Sesame Street puppeteer Caroll Spinney passed away on Sunday, according to a press release. The Sesame Street workshop posted the news of Spinney's passing just after noon, and fans were heartbroken. For years, Spinney was the man behind Big Bird, Oscar the Grouch and other beloved characters.
Spinney passed away peacefully in his home in Connecticut, according to the Sesame Workshop. The puppeteer had reportedly been "living with Dystonia for some time." Dystonia is a muscular disorder that can be caused by damage to the part of the brain associated with movement. It is unclear whether this disorder directly led to his death.
Spinney was a part of Sesame Street from the very beginning, and his performance shaped the show and drove its development. He showed a range of talents between his role as the affable Big Bird and the surly Grouch. His colleagues at the Sesame Workshop described him as an "artistic genius."
"[H]is legacy here at Sesame Workshop and in the cultural firmament will be unending," they added.
Spinney was mentored by Jim Henson starting in 1969. In the course of his life he performed around the world, got a star on the Hollywood Walk of Fame as Big Bird and even got that big yellow face on a U.S. postage stamp. The Library of Congress recognized Spinney as a "Living Legend.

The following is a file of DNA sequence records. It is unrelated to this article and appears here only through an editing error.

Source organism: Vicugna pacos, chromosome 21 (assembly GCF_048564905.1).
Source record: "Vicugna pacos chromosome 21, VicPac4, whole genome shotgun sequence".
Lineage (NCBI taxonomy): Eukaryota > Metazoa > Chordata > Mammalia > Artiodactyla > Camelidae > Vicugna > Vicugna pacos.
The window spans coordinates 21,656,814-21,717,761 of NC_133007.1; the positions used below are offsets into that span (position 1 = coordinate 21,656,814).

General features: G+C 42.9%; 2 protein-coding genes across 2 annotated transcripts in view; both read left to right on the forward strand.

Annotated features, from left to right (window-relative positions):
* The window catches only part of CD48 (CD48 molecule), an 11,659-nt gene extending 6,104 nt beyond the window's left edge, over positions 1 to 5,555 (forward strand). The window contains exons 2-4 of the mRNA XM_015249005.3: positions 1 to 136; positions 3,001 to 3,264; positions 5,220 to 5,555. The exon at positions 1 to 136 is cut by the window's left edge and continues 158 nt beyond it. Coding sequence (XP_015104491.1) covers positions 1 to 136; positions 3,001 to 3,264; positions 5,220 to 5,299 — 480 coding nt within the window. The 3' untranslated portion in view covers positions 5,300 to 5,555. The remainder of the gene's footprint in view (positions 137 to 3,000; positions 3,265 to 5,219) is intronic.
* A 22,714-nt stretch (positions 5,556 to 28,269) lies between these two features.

Spinney was born in Waltham, Massachusetts in 1933. He served in the U.S. Air Force after high school, while at the same time illustrating a comic strip called Harvey. He worked in animation as well, and pursued puppeteering after leaving the service. After a few years of seeking opportunities around the country, he began work with Henson.
Caroll Spinney, the legendary puppeteer behind beloved Sesame Street characters Big Bird and Oscar the Grouch, died today, December 8th 2019, at age 85 at his home in Connecticut, after living with Dystonia for some time. https://t.co/q7FVDul5WT pic.twitter.com/CvWBD0NQyp— Sesame Street (@sesamestreet) December 8, 2019
Spinney's colleagues said that one particular career highlight for him was conducting symphony orchestras, which he did in the U.S., Australia and China in huge live performances of Sesame Street music. He is survived by his wife, Debra Jean Gilroy, whom he married in 1979, as well as three children and many grandchildren.
"Caroll Spinney gave something truly special to the world," said the press release. "With deepest admiration, Sesame Workshop is proud to carry his memory – and his beloved characters – into the future. Our hearts go out to Caroll's beloved wife, Debra, and all of his children and grandchildren."
"Caroll Spinney's contributions to Sesame Street are countless," read an additional statement from Sesame Street co-founder Joan Ganz Cooney. "He not only gave us Big Bird and Oscar the Grouch, he gave so much of himself as well. We at Sesame Workshop mourn his passing and feel an immense gratitude for all he has given to Sesame Street and to children around the world."